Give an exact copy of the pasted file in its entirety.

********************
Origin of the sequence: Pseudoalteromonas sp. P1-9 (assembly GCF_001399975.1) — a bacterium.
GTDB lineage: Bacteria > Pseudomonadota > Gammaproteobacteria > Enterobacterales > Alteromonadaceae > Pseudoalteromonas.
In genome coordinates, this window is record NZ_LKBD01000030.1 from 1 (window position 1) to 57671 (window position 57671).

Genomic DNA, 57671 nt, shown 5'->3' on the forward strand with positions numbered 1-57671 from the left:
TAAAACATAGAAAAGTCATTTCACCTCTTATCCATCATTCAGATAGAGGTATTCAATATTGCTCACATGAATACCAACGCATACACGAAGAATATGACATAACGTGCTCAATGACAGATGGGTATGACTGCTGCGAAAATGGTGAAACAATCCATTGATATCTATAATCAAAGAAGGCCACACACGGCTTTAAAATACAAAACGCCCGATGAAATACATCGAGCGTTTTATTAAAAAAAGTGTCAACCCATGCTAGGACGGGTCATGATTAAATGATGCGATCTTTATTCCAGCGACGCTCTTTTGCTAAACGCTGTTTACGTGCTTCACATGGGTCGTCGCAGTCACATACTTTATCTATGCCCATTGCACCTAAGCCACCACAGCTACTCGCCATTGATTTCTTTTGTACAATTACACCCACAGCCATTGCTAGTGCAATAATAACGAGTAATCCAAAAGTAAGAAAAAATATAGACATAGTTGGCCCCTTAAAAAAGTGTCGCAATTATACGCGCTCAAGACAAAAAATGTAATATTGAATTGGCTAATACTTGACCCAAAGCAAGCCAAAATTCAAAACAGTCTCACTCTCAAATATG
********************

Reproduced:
Origin of the sequence: Pseudoalteromonas sp. P1-9 (assembly GCF_001399975.1) — a bacterium.
GTDB lineage: Bacteria > Pseudomonadota > Gammaproteobacteria > Enterobacterales > Alteromonadaceae > Pseudoalteromonas.
In genome coordinates, this window is record NZ_LKBD01000030.1 from 1 (window position 1) to 57671 (window position 57671).

Genomic DNA, 57671 nt, shown 5'->3' on the forward strand with positions numbered 1-57671 from the left:
TAAAACATAGAAAAGTCATTTCACCTCTTATCCATCATTCAGATAGAGGTATTCAATATTGCTCACATGAATACCAACGCATACACGAAGAATATGACATAACGTGCTCAATGACAGATGGGTATGACTGCTGCGAAAATGGTGAAACAATCCATTGATATCTATAATCAAAGAAGGCCACACACGGCTTTAAAATACAAAACGCCCGATGAAATACATCGAGCGTTTTATTAAAAAAAGTGTCAACCCATGCTAGGACGGGTCATGATTAAATGATGCGATCTTTATTCCAGCGACGCTCTTTTGCTAAACGCTGTTTACGTGCTTCACATGGGTCGTCGCAGTCACATACTTTATCTATGCCCATTGCACCTAAGCCACCACAGCTACTCGCCATTGATTTCTTTTGTACAATTACACCCACAGCCATTGCTAGTGCAATAATAACGAGTAATCCAAAAGTAAGAAAAAATATAGACATAGTTGGCCCCTTAAAAAAGTGTCGCAATTATACGCGCTCAAGACAAAAAATGTAATATTGAATTGGCTAATACTTGACCCAAAGCAAGCCAAAATTCAAAACAGTCTCACTCTCAAATATG